For once, my book group didn’t take issue with the novel which won the Booker prize this year, but when we decided to read one from the shortlist, Pigeon English was the unamimous choice even though I don’t think any of us was actually looking forward to it. Debut author Stephen Kelman’s impetus to write this novel came from the murder in 2000 of 10 year old Damilola Taylor. Pigeon English is the story of 11 year old Harrison Opuku who has arrived from Ghana with his midwife mother and 14 year old sister Lydia to live in a grim tower block in an unnamed part of London, leaving his father and baby sister behind. When an older boy he knows only slightly is stabbed to death for his fried chicken, Harrison sets out to catch the killer with the help of his friends.
This is a first person narrative in Harrison’s distinctive voice. To me, he often sounded younger than 11, but I put that down to cultural shock as he adjusts to the differences between rural Ghana and an inner city area where gangs, drugs and violence are part of everyday life. He is equally fascinated with local gang members X-Fire and Killa and a pigeon which regularly visits the tiny balcony of his flat. At the time of writing the novel, Stephen Kelman was still living on the deprived estate in Luton where he grew up and it shows in the convincing bleakness of the picture he paints. Harrison represents goodness in the book but the reader wonders how long he can steer clear of the gangs, given the pressure to fit in.
Thankfully, the bleakness is mitigated by many sweet and funny moments. We share Harri’s wide-eyed wonder at a science experiment where a row of lemons lights a bulb. When one of his much more streetwise friends asks him what his favourite gun is, he names a fancy water pistol. He is bemused by many aspects of UK life, such as keeping house plants and not being able to eat fruit from trees. He’s forever saying that something is ‘the funniest thing I’ve ever seen.’ I loved the way he and his family speak. My own favourite was the rebuke, ‘Advise yourself!’ But Harri’s memories of Ghana, such as the skeletons of twin babies who are considered evil, make it very clear that life there has a dark side of its own.
Each of the chapters represents a month from March, when the murder took place, to the end of term in July, when Harrison hopes to beat off the competition to be the fastest runner in Year 7. It is not very plot-driven, and the main interest lies with Harri’s character and perceptions. To some extent the usual limitations of a first person child narrator apply, but in fact the author exploits this very skilfully. One of the reasons Pigeon English is so hard-hitting is precisely the gap between Harrison’s innocence and the reader’s sickening sense of the deadly seriousness of what he is getting himself into. When we discussed the novel, none of us felt the italicised paragraphs in the pigeon’s point of view worked. Written in a very different style, we found them odd and distracting, but they didn’t appear often enough to be a big problem.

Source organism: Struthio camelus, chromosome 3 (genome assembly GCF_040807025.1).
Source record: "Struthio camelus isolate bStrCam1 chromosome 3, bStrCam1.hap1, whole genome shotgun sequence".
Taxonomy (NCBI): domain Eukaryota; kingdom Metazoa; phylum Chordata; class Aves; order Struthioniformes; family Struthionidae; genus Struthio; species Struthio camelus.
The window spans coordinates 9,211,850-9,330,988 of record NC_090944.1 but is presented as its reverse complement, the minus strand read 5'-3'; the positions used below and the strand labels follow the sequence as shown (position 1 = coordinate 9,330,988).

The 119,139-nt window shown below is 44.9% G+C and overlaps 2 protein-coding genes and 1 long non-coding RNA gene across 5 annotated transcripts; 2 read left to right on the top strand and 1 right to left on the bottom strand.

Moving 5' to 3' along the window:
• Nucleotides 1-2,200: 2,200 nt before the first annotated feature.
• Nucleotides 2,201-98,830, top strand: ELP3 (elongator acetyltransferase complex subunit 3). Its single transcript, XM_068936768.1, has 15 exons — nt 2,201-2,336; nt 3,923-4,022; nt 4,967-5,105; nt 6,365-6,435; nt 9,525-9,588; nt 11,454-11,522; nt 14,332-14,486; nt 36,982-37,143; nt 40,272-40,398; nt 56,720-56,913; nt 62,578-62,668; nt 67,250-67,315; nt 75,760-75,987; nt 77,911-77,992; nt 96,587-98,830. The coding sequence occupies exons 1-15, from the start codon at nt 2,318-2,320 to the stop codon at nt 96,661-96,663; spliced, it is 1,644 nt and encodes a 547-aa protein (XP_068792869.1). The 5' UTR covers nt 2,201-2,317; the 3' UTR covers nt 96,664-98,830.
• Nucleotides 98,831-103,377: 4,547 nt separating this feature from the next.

When I was halfway through Pigeon English, this article appeared in The Guardian.
When our daily news is apocalyptic, it’s irresponsible to read made-up stories. It’s time to start reading the serious stuff instead”.
I sighed, partly in frustration, and partly out of boredom, because we’ve heard it all before from people wanting to sound intellectual. ‘Made-up stories?’ Let’s have a think about that. Where do most writers get their ideas? The essence of good fiction (I’m talking literary and commercial here, not fantasy, etc) is its truth to life. That’s how authors create believable characters readers care about, and conflicts and situations they can relate to. Take the universal themes in the economic crisis alone – ambition, idealism, greed, downfall – and you have the inspiration for many great works from Macbeth to Of Mice and Men. So I really don’t think we need to worry that readers (yes, even Guardian readers) will be abandoning fiction in droves in favour of books about the Eurozone crisis.
In my book group, Pigeon English provoked one of the strongest emotional responses of anything we have read, and not only because we are parents and live in London. Stephen Kelman has done more than write a frighteningly realistic novel; he has written a book that matters and has the power to educate, to make people think. It wouldn’t surprise me if the paperback is marketed as a crossover title. The author says he’d be happy if it gets a few more kids reading, but I hope Pigeon English makes it onto the secondary school curriculum where it can make the biggest impact.
And to anyone who’s given up on fiction because they believe it doesn’t reflect social reality, I recommend that you read Pigeon English. It may just make you change your mind.
This week the Metropolitan Police launched a campaign aimed at teenagers from 13 to 15 warning of the consequences of carrying weapons. The YouTube interactive film is called Choose A Different Ending.